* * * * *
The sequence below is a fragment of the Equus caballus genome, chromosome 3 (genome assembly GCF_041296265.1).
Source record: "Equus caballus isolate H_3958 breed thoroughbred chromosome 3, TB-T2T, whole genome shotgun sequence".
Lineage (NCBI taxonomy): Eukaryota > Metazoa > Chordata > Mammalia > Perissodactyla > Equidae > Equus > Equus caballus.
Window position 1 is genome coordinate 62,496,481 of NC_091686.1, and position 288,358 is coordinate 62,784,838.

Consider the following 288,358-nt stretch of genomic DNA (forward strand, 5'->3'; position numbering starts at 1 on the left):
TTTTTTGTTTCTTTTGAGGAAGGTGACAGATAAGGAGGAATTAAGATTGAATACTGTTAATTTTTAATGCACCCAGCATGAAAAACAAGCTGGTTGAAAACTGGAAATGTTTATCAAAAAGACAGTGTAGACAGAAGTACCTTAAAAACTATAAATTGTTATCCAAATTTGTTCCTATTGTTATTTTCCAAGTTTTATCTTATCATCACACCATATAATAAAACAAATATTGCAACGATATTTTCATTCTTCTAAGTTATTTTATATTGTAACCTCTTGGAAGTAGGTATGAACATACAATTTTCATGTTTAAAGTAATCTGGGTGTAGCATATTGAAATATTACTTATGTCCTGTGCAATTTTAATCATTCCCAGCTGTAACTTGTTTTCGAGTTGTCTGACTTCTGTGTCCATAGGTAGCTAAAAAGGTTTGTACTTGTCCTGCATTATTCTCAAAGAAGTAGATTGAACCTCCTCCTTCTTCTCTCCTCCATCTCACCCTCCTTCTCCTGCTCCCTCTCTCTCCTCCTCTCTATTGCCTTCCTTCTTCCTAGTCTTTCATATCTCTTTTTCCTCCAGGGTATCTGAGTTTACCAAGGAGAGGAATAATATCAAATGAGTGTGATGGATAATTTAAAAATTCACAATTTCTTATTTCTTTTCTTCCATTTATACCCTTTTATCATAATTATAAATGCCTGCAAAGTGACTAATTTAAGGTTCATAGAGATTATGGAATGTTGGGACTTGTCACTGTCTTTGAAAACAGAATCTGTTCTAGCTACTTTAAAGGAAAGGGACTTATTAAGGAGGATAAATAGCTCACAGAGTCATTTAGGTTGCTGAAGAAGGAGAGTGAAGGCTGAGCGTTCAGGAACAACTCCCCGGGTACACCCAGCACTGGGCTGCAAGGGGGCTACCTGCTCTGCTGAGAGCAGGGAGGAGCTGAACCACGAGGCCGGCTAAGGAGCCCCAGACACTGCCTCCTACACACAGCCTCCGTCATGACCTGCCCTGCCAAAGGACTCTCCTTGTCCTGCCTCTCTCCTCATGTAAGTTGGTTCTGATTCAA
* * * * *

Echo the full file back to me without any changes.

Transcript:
The sequence below is a fragment of the Equus caballus genome, chromosome 3 (genome assembly GCF_041296265.1).
Source record: "Equus caballus isolate H_3958 breed thoroughbred chromosome 3, TB-T2T, whole genome shotgun sequence".
Lineage (NCBI taxonomy): Eukaryota > Metazoa > Chordata > Mammalia > Perissodactyla > Equidae > Equus > Equus caballus.
Window position 1 is genome coordinate 62,496,481 of NC_091686.1, and position 288,358 is coordinate 62,784,838.

Consider the following 288,358-nt stretch of genomic DNA (forward strand, 5'->3'; position numbering starts at 1 on the left):
TTTTTTGTTTCTTTTGAGGAAGGTGACAGATAAGGAGGAATTAAGATTGAATACTGTTAATTTTTAATGCACCCAGCATGAAAAACAAGCTGGTTGAAAACTGGAAATGTTTATCAAAAAGACAGTGTAGACAGAAGTACCTTAAAAACTATAAATTGTTATCCAAATTTGTTCCTATTGTTATTTTCCAAGTTTTATCTTATCATCACACCATATAATAAAACAAATATTGCAACGATATTTTCATTCTTCTAAGTTATTTTATATTGTAACCTCTTGGAAGTAGGTATGAACATACAATTTTCATGTTTAAAGTAATCTGGGTGTAGCATATTGAAATATTACTTATGTCCTGTGCAATTTTAATCATTCCCAGCTGTAACTTGTTTTCGAGTTGTCTGACTTCTGTGTCCATAGGTAGCTAAAAAGGTTTGTACTTGTCCTGCATTATTCTCAAAGAAGTAGATTGAACCTCCTCCTTCTTCTCTCCTCCATCTCACCCTCCTTCTCCTGCTCCCTCTCTCTCCTCCTCTCTATTGCCTTCCTTCTTCCTAGTCTTTCATATCTCTTTTTCCTCCAGGGTATCTGAGTTTACCAAGGAGAGGAATAATATCAAATGAGTGTGATGGATAATTTAAAAATTCACAATTTCTTATTTCTTTTCTTCCATTTATACCCTTTTATCATAATTATAAATGCCTGCAAAGTGACTAATTTAAGGTTCATAGAGATTATGGAATGTTGGGACTTGTCACTGTCTTTGAAAACAGAATCTGTTCTAGCTACTTTAAAGGAAAGGGACTTATTAAGGAGGATAAATAGCTCACAGAGTCATTTAGGTTGCTGAAGAAGGAGAGTGAAGGCTGAGCGTTCAGGAACAACTCCCCGGGTACACCCAGCACTGGGCTGCAAGGGGGCTACCTGCTCTGCTGAGAGCAGGGAGGAGCTGAACCACGAGGCCGGCTAAGGAGCCCCAGACACTGCCTCCTACACACAGCCTCCGTCATGACCTGCCCTGCCAAAGGACTCTCCTTGTCCTGCCTCTCTCCTCATGTAAGTTGGTTCTGATTCAA